Erricka Bridgeford and others called for a 72-hour halt to the violence that has claimed the lives of more than 200 people in Baltimore so far this year, the fastest pace of violence in modern Baltimore history through July. Groups took the message to the streets, hosting dozens of events, staying out all night and offering food and services. The ceasefire was to end at midnight, reports the Baltimore Sun. Despite their efforts, four people were shot, two of them fatally, in Baltimore Saturday and Sunday.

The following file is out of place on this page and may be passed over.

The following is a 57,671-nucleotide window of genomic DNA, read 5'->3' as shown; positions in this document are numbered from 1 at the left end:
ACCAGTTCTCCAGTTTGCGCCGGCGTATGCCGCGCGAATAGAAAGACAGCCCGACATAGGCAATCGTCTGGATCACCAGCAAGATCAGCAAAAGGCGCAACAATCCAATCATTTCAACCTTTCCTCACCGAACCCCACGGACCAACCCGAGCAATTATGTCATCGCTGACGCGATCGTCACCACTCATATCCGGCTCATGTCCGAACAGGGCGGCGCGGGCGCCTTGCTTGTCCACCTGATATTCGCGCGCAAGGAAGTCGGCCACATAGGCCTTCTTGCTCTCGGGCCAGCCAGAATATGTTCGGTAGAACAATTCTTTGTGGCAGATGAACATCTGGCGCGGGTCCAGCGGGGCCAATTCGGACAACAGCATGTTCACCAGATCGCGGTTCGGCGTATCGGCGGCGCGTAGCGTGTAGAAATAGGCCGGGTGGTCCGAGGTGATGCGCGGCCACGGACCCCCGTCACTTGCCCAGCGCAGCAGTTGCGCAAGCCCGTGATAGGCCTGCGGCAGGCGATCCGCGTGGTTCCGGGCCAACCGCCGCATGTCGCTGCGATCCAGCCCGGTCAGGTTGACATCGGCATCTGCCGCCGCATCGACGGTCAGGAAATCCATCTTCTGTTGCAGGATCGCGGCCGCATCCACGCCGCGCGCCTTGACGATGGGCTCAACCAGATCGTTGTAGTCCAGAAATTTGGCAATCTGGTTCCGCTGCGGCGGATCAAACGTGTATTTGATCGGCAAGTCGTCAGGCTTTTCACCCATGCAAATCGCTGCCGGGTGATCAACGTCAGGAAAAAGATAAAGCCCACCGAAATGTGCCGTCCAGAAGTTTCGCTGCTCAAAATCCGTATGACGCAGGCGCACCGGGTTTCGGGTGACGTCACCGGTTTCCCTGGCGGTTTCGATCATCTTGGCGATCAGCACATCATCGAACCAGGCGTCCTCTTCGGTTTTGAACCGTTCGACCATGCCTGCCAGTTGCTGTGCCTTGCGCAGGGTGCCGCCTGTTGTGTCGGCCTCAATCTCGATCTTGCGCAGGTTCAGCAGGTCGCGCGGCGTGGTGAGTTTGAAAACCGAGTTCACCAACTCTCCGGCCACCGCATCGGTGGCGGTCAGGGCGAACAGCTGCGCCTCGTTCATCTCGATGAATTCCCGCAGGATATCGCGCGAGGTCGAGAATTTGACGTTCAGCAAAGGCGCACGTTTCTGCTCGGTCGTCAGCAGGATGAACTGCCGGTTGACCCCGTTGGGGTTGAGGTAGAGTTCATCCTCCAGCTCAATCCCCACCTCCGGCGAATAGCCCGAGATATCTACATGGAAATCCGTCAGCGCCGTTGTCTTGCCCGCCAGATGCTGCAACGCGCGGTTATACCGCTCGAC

“We are proud of the grassroots efforts this weekend with the Baltimore Ceasefire,” said Police Commissioner Kevin Davis. “This has been a great conversation-starter and momentum-builder. Hopefully everyone who participated in events around the Baltimore Ceasefire will use this as energy to continue to move forward to do their part in driving down violence in our city.” During a church service that focused on the message of finding light in the darkness, Bridgeford outlined the successes of the movement she said had gained international recognition from supporters as far away as Portugal, Russia and China. Groups, families and individuals hosted more than 40 events over the course of the weekend to encourage an end to the violence, and “celebrate life on their own terms,” she said.